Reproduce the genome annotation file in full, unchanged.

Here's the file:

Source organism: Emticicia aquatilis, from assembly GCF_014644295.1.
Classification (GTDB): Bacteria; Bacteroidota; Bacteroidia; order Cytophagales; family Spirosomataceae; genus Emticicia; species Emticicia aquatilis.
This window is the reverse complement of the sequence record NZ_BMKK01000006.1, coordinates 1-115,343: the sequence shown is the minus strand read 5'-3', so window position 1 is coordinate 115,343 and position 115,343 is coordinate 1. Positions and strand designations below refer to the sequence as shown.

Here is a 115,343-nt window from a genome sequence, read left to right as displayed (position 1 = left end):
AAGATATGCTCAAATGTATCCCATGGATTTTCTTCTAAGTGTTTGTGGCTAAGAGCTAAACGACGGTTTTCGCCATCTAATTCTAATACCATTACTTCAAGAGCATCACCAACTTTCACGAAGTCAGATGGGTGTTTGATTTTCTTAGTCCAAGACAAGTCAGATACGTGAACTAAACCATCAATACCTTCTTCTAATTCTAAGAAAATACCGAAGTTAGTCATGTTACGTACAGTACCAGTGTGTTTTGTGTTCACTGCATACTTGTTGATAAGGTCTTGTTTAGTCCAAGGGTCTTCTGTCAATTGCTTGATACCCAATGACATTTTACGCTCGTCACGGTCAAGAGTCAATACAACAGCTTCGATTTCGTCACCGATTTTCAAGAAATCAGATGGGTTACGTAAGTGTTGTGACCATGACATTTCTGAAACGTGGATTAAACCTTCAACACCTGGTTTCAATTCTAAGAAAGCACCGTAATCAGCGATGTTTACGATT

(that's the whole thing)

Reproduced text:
Source organism: Emticicia aquatilis, from assembly GCF_014644295.1.
Classification (GTDB): Bacteria; Bacteroidota; Bacteroidia; order Cytophagales; family Spirosomataceae; genus Emticicia; species Emticicia aquatilis.
This window is the reverse complement of the sequence record NZ_BMKK01000006.1, coordinates 1-115,343: the sequence shown is the minus strand read 5'-3', so window position 1 is coordinate 115,343 and position 115,343 is coordinate 1. Positions and strand designations below refer to the sequence as shown.

Here is a 115,343-nt window from a genome sequence, read left to right as displayed (position 1 = left end):
AAGATATGCTCAAATGTATCCCATGGATTTTCTTCTAAGTGTTTGTGGCTAAGAGCTAAACGACGGTTTTCGCCATCTAATTCTAATACCATTACTTCAAGAGCATCACCAACTTTCACGAAGTCAGATGGGTGTTTGATTTTCTTAGTCCAAGACAAGTCAGATACGTGAACTAAACCATCAATACCTTCTTCTAATTCTAAGAAAATACCGAAGTTAGTCATGTTACGTACAGTACCAGTGTGTTTTGTGTTCACTGCATACTTGTTGATAAGGTCTTGTTTAGTCCAAGGGTCTTCTGTCAATTGCTTGATACCCAATGACATTTTACGCTCGTCACGGTCAAGAGTCAATACAACAGCTTCGATTTCGTCACCGATTTTCAAGAAATCAGATGGGTTACGTAAGTGTTGTGACCATGACATTTCTGAAACGTGGATTAAACCTTCAACACCTGGTTTCAATTCTAAGAAAGCACCGTAATCAGCGATGTTTACGATT